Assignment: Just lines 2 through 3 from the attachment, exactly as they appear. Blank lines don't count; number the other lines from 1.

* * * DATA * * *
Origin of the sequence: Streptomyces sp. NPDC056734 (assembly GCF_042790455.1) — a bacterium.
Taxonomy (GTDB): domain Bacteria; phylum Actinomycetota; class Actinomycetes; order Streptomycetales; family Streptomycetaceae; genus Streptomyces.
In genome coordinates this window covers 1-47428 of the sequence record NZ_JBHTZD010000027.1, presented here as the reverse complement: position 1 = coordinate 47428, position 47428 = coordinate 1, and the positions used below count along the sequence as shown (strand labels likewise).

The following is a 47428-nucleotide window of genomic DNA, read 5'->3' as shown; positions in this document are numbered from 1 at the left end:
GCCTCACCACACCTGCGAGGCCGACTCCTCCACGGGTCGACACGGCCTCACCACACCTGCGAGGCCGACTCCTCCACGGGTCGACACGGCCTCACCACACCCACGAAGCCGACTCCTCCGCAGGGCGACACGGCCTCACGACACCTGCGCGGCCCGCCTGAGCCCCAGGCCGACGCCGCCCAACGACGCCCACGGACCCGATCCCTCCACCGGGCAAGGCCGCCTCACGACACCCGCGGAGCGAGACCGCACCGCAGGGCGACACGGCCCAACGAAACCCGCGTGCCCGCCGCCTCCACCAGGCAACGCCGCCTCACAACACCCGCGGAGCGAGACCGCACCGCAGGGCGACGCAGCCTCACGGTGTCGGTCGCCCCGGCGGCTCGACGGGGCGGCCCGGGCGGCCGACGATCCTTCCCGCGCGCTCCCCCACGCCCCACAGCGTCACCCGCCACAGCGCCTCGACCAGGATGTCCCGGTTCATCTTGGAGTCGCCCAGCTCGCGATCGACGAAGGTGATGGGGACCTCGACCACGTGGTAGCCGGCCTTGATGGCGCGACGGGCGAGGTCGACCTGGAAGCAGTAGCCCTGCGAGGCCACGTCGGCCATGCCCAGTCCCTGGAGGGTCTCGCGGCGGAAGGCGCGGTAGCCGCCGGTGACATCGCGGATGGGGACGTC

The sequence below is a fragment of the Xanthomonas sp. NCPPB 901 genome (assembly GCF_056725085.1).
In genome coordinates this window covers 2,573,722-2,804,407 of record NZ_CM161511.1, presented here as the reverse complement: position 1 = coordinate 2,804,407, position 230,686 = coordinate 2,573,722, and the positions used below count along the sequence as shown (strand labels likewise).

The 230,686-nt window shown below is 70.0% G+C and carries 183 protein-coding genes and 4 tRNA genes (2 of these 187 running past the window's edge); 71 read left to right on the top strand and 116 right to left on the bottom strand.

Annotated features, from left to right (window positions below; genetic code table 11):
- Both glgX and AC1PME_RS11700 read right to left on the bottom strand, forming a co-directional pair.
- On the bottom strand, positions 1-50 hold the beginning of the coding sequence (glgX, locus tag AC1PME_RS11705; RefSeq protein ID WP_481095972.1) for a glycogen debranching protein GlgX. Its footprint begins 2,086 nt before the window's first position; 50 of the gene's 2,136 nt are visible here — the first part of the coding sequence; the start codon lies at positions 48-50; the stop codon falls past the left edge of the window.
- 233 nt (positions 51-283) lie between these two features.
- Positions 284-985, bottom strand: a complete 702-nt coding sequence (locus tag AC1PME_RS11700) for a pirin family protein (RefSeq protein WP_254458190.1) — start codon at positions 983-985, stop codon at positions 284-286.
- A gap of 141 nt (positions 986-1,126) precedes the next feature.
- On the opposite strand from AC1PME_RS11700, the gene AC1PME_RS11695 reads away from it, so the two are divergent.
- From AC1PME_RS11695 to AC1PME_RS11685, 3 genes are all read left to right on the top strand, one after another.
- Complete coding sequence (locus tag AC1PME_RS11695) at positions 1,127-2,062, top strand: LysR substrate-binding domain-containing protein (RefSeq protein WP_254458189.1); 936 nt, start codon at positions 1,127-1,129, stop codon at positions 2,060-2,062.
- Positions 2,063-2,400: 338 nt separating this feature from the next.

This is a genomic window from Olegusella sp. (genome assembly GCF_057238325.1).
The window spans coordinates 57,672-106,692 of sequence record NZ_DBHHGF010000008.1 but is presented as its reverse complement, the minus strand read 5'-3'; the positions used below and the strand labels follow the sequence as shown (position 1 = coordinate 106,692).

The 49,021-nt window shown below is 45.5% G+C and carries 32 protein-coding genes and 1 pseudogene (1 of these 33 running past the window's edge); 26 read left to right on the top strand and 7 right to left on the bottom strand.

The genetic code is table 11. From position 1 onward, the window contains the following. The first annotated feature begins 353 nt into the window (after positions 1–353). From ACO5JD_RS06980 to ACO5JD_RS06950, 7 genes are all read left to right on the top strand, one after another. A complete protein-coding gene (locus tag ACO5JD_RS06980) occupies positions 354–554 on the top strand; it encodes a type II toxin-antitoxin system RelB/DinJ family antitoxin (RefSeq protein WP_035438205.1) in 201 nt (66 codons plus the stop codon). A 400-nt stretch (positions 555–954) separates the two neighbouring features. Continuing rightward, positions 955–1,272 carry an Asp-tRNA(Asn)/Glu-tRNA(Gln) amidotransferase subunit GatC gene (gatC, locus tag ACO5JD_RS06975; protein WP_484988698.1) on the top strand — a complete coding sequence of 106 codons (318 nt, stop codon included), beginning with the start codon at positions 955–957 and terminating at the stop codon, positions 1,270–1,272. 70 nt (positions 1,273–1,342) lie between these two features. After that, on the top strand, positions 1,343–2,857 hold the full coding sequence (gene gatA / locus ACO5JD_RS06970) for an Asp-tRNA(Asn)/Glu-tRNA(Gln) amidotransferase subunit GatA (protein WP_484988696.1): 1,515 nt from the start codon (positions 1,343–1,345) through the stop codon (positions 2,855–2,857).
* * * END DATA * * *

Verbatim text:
Taxonomy (GTDB): domain Bacteria; phylum Actinomycetota; class Actinomycetes; order Streptomycetales; family Streptomycetaceae; genus Streptomyces.
In genome coordinates this window covers 1-47428 of the sequence record NZ_JBHTZD010000027.1, presented here as the reverse complement: position 1 = coordinate 47428, position 47428 = coordinate 1, and the positions used below count along the sequence as shown (strand labels likewise).